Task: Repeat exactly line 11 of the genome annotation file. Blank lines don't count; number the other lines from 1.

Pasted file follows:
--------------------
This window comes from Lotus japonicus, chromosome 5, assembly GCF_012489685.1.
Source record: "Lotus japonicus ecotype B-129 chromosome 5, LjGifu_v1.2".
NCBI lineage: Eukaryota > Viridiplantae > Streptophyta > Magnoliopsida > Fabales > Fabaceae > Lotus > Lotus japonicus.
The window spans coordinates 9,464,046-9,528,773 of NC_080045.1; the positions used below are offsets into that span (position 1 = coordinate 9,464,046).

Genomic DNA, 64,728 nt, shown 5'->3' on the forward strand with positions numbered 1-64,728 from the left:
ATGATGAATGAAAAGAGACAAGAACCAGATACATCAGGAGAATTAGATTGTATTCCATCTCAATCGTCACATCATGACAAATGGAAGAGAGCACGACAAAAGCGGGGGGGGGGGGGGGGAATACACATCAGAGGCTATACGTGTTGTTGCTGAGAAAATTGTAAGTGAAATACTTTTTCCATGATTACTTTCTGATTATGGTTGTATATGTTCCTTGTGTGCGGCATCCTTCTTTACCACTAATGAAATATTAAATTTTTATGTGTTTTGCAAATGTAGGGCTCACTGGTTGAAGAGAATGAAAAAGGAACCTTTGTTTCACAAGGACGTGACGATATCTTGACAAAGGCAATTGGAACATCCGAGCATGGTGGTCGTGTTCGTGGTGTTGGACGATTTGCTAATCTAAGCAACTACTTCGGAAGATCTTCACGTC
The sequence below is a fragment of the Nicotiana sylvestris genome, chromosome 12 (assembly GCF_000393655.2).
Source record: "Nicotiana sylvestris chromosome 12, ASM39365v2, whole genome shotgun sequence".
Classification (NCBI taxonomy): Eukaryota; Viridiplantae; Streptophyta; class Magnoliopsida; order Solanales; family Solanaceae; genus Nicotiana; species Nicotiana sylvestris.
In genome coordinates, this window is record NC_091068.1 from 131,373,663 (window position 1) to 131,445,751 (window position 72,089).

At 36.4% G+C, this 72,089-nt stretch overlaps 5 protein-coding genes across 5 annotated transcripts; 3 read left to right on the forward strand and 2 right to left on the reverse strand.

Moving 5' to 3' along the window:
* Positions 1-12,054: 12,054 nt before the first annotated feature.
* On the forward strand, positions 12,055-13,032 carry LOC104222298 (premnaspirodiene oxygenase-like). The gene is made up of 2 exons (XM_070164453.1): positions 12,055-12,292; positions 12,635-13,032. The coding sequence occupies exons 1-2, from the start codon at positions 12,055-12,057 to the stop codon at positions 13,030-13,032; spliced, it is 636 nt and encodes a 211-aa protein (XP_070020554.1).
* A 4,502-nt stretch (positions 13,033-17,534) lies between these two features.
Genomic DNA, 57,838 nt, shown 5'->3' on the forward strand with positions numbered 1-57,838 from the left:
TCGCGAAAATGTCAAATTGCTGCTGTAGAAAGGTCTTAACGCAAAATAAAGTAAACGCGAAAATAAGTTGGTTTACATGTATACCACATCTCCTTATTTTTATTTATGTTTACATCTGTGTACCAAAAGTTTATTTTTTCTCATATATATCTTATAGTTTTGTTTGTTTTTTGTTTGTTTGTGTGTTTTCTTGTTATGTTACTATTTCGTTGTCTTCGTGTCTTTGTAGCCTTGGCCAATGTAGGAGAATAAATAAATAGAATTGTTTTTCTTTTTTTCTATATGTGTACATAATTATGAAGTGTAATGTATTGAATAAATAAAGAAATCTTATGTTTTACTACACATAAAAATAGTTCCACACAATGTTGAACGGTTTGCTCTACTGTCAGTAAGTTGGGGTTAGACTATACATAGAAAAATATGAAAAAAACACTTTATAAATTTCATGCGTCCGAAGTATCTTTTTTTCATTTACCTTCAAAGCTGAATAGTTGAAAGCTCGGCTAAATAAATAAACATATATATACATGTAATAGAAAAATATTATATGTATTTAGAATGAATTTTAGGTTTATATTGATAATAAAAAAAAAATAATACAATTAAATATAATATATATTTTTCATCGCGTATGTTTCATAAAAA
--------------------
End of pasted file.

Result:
At 36.4% G+C, this 72,089-nt stretch overlaps 5 protein-coding genes across 5 annotated transcripts; 3 read left to right on the forward strand and 2 right to left on the reverse strand.